As we have seen, depictions of African Americans have been a part of English-language Japanese American literature from its beginnings and such depictions have continued throughout as part of the ebb and flow of Japanese American literature in general. These literary works have reflected the changing relationships between Japanese Americans and African Americans over time, even as historical works have, until recent decades, largely ignored these relationships. As we have seen, in examining these works we can learn much about Nikkei's feelings, fantasies and fears about African Americans.


© 2022 Greg Robinson, Brian Niiya

African Americans Japanese American literature literature racism
About the Authors

Greg Robinson, a native New Yorker, is Professor of History at l'Université du Québec À Montréal, a French-language institution in Montreal, Canada. He is the author of the books By Order of the President: FDR and the Internment of Japanese Americans (Harvard University Press, 2001), A Tragedy of Democracy; Japanese Confinement in North America (Columbia University Press, 2009), After Camp: Portraits in Postwar Japanese Life and Politics (University of California Press, 2012), Pacific Citizens: Larry and Guyo Tajiri and Japanese American Journalism in the World War II Era (University of Illinois Press, 2012), and The Great Unknown: Japanese American Sketches (University Press of Colorado, 2016), as well as coeditor of the anthology Miné Okubo: Following Her Own Road (University of Washington Press, 2008). Robinson is also coeditor of the volume John Okada - The Life & Rediscovered Work of the Author of No-No Boy (University of Washington Press, 2018).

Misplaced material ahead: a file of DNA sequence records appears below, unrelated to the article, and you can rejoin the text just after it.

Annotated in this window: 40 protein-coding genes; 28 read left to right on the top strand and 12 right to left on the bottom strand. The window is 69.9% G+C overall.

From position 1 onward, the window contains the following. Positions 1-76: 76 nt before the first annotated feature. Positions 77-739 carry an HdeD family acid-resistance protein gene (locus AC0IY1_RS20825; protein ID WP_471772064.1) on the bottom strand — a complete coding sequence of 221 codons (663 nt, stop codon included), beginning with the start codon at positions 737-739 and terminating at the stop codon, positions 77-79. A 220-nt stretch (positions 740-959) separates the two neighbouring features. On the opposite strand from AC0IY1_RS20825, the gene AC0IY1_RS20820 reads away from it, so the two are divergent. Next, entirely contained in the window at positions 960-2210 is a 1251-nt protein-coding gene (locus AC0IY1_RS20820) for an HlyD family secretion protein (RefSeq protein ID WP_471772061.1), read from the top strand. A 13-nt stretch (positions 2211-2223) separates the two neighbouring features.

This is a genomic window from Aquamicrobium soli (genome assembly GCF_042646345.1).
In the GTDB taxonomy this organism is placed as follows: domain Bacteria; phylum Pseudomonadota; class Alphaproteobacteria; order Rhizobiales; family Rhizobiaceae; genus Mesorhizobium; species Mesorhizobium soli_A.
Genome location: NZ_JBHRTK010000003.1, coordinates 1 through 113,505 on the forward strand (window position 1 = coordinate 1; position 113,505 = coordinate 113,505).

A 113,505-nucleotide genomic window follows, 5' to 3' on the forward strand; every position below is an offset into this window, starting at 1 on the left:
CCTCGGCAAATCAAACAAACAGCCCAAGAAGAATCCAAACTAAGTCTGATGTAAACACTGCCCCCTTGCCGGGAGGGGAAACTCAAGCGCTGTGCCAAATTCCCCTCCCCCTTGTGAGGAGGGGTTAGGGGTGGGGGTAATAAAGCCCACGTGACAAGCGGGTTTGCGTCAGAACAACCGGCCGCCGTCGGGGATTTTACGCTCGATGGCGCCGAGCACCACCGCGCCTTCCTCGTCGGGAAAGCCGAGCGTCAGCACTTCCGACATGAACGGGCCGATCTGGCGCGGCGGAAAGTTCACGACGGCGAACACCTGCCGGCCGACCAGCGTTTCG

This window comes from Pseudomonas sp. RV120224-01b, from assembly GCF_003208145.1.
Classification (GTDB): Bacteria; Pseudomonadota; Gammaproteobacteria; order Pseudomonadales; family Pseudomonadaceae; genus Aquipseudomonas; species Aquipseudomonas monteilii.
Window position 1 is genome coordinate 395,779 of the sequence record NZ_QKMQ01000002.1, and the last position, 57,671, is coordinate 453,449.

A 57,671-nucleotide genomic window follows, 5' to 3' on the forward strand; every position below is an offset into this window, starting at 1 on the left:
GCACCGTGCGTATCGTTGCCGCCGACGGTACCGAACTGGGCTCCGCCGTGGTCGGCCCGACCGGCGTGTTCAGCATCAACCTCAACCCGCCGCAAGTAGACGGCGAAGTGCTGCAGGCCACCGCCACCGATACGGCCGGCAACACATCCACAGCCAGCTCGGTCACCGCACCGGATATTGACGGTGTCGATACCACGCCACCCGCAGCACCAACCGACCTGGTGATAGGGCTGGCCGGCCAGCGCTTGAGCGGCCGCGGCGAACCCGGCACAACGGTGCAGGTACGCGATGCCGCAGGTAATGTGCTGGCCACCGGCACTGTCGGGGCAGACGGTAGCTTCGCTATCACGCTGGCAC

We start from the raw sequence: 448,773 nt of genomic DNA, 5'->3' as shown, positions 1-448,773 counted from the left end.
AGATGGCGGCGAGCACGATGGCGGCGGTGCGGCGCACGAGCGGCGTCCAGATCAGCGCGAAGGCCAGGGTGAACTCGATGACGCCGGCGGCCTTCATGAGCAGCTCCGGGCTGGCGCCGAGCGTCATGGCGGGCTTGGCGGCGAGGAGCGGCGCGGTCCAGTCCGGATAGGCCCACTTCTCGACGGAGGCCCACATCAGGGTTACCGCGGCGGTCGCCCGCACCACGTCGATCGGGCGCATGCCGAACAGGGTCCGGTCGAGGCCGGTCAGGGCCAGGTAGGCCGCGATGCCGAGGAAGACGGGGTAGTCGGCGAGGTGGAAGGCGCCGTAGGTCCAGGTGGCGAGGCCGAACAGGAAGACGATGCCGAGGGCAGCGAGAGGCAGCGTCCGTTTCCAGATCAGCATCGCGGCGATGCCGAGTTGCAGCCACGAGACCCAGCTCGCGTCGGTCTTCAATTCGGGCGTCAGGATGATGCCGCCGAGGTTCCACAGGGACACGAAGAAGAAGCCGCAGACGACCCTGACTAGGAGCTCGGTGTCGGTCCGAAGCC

His historical column “The Great Unknown and the Unknown Great,” is a well-known feature of the Nichi Bei Weekly newspaper. Robinson’s latest book is an anthology of his Nichi Bei columns and stories published on Discover Nikkei, The Unsung Great: Portraits of Extraordinary Japanese Americans (University of Washington Press, 2020). It was recognized with an Association for Asian American Studies Book Award for Outstanding Achievement in History Honorable Mention in 2022. He can be reached at

Updated March 2022

Brian Niiya is a public historian specializing in Japanese American history. Currently the content director for Densho and editor of the online Densho Encyclopedia, he has also held various positions with the UCLA Asian American Studies Center, the Japanese American National Museum, and the Japanese Cultural Center of Hawai'i that have involved managing collections, curating exhibitions, and developing public programs, and producing videos, books, and websites. His writings have been published in a wide range of academic, popular, and web-based publications, and he is frequently asked to give presentations or interviews on the forced removal and incarceration of Japanese Americans during World War II. A "Spoiled Sansei" born and raised in Los Angeles to Nisei parents from Hawai'i, he lived in Hawai'i for over twenty years before returning to Los Angeles in 2017 where he is currently based.

Updated May 2020